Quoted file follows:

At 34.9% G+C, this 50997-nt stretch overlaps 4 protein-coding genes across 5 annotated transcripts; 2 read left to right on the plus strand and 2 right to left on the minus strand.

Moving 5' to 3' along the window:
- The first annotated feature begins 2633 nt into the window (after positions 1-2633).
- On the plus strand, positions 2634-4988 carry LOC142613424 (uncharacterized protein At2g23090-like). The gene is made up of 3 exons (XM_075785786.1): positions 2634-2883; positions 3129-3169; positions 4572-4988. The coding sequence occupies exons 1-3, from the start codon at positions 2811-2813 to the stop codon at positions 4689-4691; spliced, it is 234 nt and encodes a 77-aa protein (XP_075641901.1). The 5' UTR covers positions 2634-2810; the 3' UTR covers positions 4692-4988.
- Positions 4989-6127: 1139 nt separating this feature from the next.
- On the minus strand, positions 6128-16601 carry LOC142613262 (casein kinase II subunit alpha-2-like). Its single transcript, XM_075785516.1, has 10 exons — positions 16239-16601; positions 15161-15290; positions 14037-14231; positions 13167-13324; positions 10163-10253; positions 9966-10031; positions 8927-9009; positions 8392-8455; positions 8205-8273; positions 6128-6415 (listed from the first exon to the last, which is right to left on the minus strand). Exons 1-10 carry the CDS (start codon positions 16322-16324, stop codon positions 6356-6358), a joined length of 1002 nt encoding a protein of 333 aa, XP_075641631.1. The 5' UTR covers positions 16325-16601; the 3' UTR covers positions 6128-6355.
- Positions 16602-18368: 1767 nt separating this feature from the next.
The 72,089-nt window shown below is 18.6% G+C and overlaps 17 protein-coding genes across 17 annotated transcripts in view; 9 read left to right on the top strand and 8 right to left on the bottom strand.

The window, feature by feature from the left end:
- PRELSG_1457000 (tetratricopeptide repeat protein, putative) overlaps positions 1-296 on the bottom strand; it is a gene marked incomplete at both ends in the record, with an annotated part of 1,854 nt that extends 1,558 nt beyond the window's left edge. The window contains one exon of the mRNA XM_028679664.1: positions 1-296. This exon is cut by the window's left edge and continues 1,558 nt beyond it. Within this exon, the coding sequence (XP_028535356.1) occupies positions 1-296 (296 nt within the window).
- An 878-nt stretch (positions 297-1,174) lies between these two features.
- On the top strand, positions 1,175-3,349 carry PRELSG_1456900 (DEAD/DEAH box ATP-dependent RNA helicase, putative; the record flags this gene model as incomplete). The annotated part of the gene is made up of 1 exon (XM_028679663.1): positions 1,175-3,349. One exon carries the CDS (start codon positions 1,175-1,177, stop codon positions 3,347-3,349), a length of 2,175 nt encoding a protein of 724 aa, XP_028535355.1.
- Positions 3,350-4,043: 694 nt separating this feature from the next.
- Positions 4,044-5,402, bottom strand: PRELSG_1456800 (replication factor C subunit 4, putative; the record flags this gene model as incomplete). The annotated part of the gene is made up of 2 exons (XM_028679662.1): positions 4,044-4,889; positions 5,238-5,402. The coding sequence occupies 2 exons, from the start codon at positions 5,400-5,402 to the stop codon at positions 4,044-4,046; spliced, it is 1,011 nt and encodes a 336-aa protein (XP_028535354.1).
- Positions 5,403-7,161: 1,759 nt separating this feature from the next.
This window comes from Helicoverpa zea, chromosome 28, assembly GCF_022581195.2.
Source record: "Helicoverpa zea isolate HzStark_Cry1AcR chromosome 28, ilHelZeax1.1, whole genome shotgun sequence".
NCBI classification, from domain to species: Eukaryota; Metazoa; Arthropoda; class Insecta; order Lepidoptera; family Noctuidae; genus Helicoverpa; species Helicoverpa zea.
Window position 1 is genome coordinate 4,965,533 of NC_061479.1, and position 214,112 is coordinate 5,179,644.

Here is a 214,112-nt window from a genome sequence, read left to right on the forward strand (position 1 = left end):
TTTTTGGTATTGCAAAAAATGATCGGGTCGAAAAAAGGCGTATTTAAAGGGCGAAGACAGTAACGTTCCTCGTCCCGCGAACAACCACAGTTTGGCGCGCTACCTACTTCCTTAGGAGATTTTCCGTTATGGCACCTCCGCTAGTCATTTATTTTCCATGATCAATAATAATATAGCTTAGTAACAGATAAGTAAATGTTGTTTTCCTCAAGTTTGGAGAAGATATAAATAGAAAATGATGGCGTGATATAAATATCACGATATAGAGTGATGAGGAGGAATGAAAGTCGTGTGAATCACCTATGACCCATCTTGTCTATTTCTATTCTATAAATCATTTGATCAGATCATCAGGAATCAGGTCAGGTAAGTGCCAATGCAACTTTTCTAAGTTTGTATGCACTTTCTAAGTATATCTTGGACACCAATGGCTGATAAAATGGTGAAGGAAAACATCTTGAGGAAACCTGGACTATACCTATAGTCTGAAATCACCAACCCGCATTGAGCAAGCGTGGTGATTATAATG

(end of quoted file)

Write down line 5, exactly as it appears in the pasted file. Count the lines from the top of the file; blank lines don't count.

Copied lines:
- Positions 4989-6127: 1139 nt separating this feature from the next.